Australia’s corruption watchdog has issued a warning after the PwC scandal, declaring government consultants are firmly in its sights.
National Anti-Corruption Commission (NACC) head Paul Brereton told Tuesday’s National Public Sector Governance Forum contractors look at governments as “an easy means to make money”.
PwC is a leading candidate to be getting the NACC’s attention, after a former partner was caught earlier this year sharing confidential information on a proposed multinational tax avoidance scheme with companies who’d like to lower their obligations.
With governments heavily relying on external consultants recently, Mr Brereton said some time under the microscope was needed.
“Given the extent to which government has in recent decades engaged consultants in place of public servants, and has outsourced the provision of government services to contracted service providers, they are now very, very large areas,” he told the forum on Tuesday.
“They are areas that are going to be of great interest, or are of great interest to my commission.”
The commissioner also hinted at how his organisation views the robodebt welfare scandal.
Robodebt involved debt notices being issued to welfare recipients via a process called income averaging, which compared reported incomes with tax office data.
It was ruled unlawful in 2019.
Parts of a royal commission released earlier this year were referred to the NACC for further investigation, although Mr Brereton appeared to question the liability of public servants.
"The public service and the government, recent events - and I don't think I need to catalogue them - have given prominence to integrity issues arising at the interface," he said.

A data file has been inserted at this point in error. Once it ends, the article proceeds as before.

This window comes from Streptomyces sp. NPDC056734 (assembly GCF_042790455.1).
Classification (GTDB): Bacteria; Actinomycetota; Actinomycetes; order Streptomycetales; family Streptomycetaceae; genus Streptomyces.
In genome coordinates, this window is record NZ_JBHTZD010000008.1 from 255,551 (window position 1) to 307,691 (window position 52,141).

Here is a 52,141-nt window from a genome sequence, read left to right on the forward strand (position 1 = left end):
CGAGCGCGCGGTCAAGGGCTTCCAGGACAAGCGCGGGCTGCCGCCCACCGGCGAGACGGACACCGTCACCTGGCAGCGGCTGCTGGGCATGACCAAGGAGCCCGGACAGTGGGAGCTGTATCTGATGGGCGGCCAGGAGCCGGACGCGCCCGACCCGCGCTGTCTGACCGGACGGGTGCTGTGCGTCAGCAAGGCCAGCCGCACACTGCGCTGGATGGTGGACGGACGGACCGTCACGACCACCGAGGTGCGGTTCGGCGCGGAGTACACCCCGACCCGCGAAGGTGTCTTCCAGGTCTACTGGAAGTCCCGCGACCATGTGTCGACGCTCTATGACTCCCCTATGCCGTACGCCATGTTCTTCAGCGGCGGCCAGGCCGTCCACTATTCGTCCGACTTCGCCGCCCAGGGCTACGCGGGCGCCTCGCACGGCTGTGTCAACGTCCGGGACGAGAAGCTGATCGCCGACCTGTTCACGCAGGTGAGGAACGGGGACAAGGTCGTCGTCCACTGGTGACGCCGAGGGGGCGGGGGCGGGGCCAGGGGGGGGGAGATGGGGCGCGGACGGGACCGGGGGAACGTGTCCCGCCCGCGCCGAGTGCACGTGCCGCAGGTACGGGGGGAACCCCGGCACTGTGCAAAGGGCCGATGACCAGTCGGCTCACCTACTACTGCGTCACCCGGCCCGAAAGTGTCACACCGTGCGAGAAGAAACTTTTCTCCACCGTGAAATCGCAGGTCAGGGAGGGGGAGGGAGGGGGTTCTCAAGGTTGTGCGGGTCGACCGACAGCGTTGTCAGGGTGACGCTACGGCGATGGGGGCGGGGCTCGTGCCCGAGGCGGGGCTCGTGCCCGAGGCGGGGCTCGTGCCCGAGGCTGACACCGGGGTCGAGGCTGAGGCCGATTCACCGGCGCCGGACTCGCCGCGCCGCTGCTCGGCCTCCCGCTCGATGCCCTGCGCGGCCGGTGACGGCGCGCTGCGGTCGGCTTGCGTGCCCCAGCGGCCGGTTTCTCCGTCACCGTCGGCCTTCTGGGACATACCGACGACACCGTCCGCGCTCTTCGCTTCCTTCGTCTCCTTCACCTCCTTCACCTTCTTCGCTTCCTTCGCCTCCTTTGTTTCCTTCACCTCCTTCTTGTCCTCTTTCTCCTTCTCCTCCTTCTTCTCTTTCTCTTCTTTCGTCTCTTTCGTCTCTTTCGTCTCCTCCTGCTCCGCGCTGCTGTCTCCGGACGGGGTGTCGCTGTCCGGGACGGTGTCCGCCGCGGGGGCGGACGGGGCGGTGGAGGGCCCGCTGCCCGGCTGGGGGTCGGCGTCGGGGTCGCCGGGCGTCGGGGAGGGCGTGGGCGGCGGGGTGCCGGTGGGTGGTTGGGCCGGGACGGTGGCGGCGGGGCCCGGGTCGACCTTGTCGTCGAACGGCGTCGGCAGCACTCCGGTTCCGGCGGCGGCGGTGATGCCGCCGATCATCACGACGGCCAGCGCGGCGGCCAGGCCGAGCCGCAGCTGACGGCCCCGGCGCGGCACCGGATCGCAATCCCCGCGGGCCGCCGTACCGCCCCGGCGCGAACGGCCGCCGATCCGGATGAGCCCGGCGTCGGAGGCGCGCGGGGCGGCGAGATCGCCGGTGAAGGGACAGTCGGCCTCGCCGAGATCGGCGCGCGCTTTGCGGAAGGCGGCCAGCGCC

“Difficult questions arise where the duty of the public service to implement the will of the elected government of the day may conflict with imperatives of integrity.
“We need to be cautious in stigmatising as corrupt the conduct of an official who makes an error of judgment … there is a grey area between what integrity requires and what amounts to corruption.”
Despite the robodebt and PwC revelations, a survey found Australians' trust in public services has remained stable.
Of the survey's respondents, 61 per cent said they trusted public services, the same proportion as the year before.
Three in every four respondents were satisfied with public services and the 30 per cent who distrusted them were still satisfied.
Centrelink's public perception remained stable with 63 per cent of respondents trusting and being satisfied with its service this year, an identical proportion to the previous year.
Though the Australian Taxation Office suffered a drop in trust and satisfaction, the figures fell by only two and one per cent respectively.
The overall stability likely stems from the fact people do not think about public services unless a major event like the COVID-19 pandemic or recession forces them to access them, the report said.
And even if services improve over time, this usually coincides with increases in the public's expectations which can make trust and satisfaction plateau.